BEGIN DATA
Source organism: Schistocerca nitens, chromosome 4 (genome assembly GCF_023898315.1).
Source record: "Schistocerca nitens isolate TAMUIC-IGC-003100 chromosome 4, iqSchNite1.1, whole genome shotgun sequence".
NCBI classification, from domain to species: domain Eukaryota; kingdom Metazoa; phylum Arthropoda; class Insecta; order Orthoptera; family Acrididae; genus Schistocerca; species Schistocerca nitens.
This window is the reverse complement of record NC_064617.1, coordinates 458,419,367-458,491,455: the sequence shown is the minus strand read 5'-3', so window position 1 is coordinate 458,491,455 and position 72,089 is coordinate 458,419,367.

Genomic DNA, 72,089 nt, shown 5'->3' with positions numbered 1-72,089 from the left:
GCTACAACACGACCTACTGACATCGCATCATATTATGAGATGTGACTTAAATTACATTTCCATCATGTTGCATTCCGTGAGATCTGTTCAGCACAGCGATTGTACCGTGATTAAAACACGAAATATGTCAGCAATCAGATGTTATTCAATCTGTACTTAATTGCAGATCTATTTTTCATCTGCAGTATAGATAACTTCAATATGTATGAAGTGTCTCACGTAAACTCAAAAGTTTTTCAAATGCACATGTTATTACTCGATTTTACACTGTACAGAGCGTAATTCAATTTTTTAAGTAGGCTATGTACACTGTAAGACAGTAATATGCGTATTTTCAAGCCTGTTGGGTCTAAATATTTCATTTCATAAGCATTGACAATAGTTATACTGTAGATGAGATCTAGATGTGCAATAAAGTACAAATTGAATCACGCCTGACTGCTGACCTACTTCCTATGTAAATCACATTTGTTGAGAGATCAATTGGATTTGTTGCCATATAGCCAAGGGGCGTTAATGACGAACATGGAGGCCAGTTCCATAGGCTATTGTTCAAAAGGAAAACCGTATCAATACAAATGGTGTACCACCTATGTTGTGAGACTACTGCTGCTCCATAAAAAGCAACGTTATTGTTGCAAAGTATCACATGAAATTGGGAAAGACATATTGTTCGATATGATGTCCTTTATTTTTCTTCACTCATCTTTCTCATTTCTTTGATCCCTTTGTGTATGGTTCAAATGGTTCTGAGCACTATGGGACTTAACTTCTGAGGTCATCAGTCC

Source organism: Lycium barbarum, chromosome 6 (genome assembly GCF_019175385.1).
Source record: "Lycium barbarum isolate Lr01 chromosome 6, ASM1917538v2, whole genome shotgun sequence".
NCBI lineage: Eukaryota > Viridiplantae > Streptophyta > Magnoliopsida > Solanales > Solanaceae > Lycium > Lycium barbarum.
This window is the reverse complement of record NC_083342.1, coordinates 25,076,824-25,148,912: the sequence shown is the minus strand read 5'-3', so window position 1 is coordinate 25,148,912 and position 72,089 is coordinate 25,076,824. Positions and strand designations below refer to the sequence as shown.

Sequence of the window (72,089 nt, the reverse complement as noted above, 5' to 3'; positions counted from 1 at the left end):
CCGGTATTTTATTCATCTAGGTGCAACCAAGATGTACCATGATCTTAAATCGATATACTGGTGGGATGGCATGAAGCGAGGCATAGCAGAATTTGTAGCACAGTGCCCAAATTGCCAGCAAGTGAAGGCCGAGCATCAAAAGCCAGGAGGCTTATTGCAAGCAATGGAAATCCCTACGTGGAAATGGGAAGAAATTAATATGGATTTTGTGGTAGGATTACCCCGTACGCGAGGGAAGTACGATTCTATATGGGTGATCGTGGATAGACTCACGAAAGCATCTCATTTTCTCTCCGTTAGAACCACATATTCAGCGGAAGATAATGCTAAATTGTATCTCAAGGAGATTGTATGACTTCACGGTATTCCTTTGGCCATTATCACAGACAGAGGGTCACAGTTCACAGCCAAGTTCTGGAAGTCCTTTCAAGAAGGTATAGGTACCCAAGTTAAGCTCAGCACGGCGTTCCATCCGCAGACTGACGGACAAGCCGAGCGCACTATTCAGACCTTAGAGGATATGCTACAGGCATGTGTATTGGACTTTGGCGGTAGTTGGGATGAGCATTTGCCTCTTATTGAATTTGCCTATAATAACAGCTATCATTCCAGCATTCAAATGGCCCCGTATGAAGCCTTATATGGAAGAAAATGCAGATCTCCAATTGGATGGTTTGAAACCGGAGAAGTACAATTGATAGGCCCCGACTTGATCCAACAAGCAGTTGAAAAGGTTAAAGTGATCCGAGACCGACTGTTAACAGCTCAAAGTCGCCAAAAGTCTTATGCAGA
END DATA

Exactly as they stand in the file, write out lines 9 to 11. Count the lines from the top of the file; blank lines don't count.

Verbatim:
NCBI lineage: Eukaryota > Viridiplantae > Streptophyta > Magnoliopsida > Solanales > Solanaceae > Lycium > Lycium barbarum.
This window is the reverse complement of record NC_083342.1, coordinates 25,076,824-25,148,912: the sequence shown is the minus strand read 5'-3', so window position 1 is coordinate 25,148,912 and position 72,089 is coordinate 25,076,824. Positions and strand designations below refer to the sequence as shown.

Sequence of the window (72,089 nt, the reverse complement as noted above, 5' to 3'; positions counted from 1 at the left end):